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    What do you suggest I should do if I won't do the resistor thing?

    Btw the max for the variable is 24V. So min input for that is 27 right?
     
  11. Audioguru

    New Member

    Dec 20, 2007
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    896
    Instead of using silly resistors, why not use the proper voltages for the inputs?

    The datasheet for the LM350 shows that its maximum output current drops when it has an input to output voltage of 10V or more. So with a 27V input its maximum output current drops when its output voltage is set to 17V or less.
     
  12. PCBoy

    Thread Starter New Member

    Dec 14, 2011
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    I have a 24V transformer, that passes through a diode bridge to make 24Vdc then it goes through a filtering cap that makes the 24V go upto 34V which I have now have to reduce to work with the LM350s.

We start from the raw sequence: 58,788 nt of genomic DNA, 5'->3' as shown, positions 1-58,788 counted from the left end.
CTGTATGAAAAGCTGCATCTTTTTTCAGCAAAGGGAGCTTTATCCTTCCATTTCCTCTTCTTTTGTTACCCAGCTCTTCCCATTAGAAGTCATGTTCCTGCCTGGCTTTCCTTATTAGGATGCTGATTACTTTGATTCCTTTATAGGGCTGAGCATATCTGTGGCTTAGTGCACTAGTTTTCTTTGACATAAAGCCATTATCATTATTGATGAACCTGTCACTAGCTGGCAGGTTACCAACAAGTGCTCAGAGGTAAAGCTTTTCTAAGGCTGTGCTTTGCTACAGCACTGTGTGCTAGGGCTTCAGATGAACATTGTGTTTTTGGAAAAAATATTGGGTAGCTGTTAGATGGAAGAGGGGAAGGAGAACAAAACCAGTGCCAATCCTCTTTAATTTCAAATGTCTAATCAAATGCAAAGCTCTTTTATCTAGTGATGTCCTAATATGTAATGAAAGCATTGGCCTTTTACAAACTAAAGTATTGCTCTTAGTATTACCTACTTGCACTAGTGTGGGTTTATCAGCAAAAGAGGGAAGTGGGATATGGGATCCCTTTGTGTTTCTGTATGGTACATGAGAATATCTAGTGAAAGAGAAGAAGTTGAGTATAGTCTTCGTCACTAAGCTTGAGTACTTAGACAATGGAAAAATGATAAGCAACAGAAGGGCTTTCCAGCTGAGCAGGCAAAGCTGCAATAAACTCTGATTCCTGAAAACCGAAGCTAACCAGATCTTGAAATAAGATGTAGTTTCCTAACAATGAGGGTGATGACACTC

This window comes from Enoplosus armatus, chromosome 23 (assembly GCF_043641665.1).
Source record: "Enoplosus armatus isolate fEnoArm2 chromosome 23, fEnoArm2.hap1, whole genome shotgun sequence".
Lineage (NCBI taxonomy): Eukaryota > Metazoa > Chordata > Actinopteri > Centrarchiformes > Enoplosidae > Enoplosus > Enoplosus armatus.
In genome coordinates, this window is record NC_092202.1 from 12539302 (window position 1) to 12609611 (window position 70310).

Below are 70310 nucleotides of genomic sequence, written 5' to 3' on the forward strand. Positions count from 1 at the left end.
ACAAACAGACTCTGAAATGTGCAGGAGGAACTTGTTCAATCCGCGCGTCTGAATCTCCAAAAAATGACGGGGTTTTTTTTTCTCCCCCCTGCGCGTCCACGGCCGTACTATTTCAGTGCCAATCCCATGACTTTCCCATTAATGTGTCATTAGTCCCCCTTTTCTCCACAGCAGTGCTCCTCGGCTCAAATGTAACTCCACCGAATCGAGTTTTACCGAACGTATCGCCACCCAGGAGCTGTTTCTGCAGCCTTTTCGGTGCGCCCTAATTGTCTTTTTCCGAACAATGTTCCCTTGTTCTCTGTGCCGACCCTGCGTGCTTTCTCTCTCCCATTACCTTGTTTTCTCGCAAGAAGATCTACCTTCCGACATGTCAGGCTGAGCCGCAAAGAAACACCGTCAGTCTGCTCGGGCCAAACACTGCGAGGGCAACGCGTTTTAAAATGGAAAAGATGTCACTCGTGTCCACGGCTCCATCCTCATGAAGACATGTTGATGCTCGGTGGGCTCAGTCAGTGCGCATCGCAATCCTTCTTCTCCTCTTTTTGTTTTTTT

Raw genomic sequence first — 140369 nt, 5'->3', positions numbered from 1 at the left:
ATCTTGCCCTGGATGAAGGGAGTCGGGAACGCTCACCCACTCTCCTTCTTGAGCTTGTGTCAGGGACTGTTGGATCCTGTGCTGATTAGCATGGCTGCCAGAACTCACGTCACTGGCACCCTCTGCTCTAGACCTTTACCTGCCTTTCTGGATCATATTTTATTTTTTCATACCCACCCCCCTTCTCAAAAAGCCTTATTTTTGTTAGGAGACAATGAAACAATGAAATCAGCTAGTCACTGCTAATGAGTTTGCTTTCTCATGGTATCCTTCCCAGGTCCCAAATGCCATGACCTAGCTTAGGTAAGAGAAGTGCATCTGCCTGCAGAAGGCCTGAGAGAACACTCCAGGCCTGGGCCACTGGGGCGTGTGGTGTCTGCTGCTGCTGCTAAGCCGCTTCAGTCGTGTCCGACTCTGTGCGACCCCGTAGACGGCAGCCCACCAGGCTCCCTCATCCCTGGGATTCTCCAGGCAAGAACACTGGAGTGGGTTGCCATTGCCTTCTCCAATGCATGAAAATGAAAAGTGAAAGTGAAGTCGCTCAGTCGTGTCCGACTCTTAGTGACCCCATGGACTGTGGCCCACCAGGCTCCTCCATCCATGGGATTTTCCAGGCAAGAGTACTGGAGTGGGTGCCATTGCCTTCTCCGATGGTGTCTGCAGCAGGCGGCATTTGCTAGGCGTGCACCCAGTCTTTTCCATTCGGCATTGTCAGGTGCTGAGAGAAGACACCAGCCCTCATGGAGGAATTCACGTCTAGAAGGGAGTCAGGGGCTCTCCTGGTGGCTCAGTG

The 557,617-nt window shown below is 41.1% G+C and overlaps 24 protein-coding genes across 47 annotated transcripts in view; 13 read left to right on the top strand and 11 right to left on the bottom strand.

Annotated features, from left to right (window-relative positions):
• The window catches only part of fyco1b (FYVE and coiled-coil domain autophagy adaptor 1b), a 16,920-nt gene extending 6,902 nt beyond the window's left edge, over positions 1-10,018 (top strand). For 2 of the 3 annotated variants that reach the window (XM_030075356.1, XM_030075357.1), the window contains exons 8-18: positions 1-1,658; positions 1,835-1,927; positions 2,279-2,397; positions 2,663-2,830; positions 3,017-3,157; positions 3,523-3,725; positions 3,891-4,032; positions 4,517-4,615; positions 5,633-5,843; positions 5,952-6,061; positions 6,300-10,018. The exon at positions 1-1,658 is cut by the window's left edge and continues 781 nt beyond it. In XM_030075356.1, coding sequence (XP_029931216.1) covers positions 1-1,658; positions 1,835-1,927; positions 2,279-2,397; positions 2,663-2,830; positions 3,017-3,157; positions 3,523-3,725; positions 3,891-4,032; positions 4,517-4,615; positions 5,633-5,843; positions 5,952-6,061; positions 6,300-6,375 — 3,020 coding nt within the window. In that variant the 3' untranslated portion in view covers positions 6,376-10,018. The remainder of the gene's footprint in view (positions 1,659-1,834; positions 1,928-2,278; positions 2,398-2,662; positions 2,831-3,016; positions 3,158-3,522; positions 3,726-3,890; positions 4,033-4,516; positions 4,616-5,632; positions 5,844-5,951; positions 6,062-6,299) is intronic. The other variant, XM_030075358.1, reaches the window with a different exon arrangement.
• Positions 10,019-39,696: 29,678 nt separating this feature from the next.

13. Audioguru

    New Member

    Dec 20, 2007
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    The 24VAC from the transformer is too high. It should be 14VAC then it has a peak voltage of 19.8V and the bridge rectifier reduces it to 17.8VdC.

    To get 27VDC you need a 20.5VAC transformer that has a peak voltage of 29V and the bridge rectifier reduces it to 27VDC.

    To get -17.8VDC you need another transformer that is 14VAC.
     
  14. PCBoy

    Thread Starter New Member

    Dec 14, 2011
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    Like I mentioned before, I'm on a college budget and purchasing a new transformer is really out of my choices. :(
     
  15. sureshparanjape

    Member

    Feb 10, 2012
    64
    2
    I am a beginner too and in the process of using LM350 for power supply.
    Can it be all right if one reduces input voltage, before giving it as input to LM350 so that the difference in Vin and Vout is not large? If it can be, what precautions should be taken?:confused:
    If the power supply is to be used for hobby, one wouldn't know load that would be there . Are there parameters for a load of a circuit? How to determine them before so that such power supply can handle them?
    I like the quote that is there- if you ask a question, you may sound stupid; if you don't, you remain stupid! I have chosen the first option.:D
    sureshparanjape
     
    Last edited: Mar 17, 2013